We talked in our last blog about how to properly care for warm-season turf. Today we want to look at the other side of the spectrum and talk about cool season grass, or more specifically about fescue.
As you might suspect a grass such as fescue that is part of the cool-season family of grasses doesn’t particularly like the heat of summer. While it is true that fescue may not thrive this time of year, it is possible to protect it and prepare it for when colder weather returns later in the year.
First and foremost, make sure you are not cutting it too short. Fescue, this time of year, should be maintained at between 3.5 to 4 inches in height (or taller) and should never be scalped, especially when it’s hot. The taller the grass, the more shade it provides to the soil helping to keep the plant cooler and maintain essential moisture in the root zone.
Irrigation is vital as well. Ideally, your lawn would receive at least 1.5 inches of rain each week. Some weeks you may get lucky enough for Mother Nature to cooperate, but in most cases, you will likely have to utilize a sprinkler system or hand watering to supplement. Watering in the morning is ideal, but if your schedule doesn’t allow for early mornings, anytime during the day is better than not watering at all. It is crucial not to water late in the evening or overnight to help reduce chances of fungus activity.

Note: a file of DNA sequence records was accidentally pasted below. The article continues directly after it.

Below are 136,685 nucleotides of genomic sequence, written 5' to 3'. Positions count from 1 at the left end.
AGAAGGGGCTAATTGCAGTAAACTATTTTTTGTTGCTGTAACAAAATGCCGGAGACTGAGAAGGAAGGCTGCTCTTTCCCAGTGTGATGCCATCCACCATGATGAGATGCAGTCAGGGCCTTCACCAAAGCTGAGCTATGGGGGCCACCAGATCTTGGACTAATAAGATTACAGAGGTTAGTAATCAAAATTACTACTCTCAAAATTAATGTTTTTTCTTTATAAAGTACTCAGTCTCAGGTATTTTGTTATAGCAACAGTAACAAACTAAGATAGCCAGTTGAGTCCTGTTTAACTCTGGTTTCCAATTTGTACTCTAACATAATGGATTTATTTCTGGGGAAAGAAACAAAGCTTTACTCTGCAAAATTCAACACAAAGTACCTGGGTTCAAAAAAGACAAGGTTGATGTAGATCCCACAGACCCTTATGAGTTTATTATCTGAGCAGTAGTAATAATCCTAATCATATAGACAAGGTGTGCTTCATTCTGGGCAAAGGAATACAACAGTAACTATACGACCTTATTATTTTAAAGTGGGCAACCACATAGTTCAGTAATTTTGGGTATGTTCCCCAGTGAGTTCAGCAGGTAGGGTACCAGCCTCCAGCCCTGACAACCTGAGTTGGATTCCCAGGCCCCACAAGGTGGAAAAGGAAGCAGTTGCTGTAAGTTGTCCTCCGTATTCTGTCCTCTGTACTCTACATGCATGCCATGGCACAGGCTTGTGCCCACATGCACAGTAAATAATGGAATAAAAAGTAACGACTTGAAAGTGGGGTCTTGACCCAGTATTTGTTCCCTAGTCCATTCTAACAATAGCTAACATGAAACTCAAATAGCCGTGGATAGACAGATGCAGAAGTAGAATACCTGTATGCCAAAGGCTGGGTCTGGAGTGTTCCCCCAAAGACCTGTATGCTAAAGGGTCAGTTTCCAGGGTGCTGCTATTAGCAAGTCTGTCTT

Fertilizers can be applied in the summer, however, it is imperative that the fertilizer be comprised of organic material that does not contain quick-release nitrogen sources. Quick-release products that are high in nitrogen will burn fescue in the summertime, causing more damage than benefit. LawnAmerica utilizes a liquid organic product that in addition to a small amount of nitrogen also has iron, humic acid, and other micro-nutrients that not only benefit the plant but help to improve the structure of the soil.
Despite best efforts though, fescue will thin out during the heat of the summer. Since most turf type fescues do not spread laterally, any thin areas will have to be overseeded later in the fall. Applying seed in the heat will be of little benefit. However, when the nighttime temperatures start to cool off in September and early October, seeding can be accomplished successfully.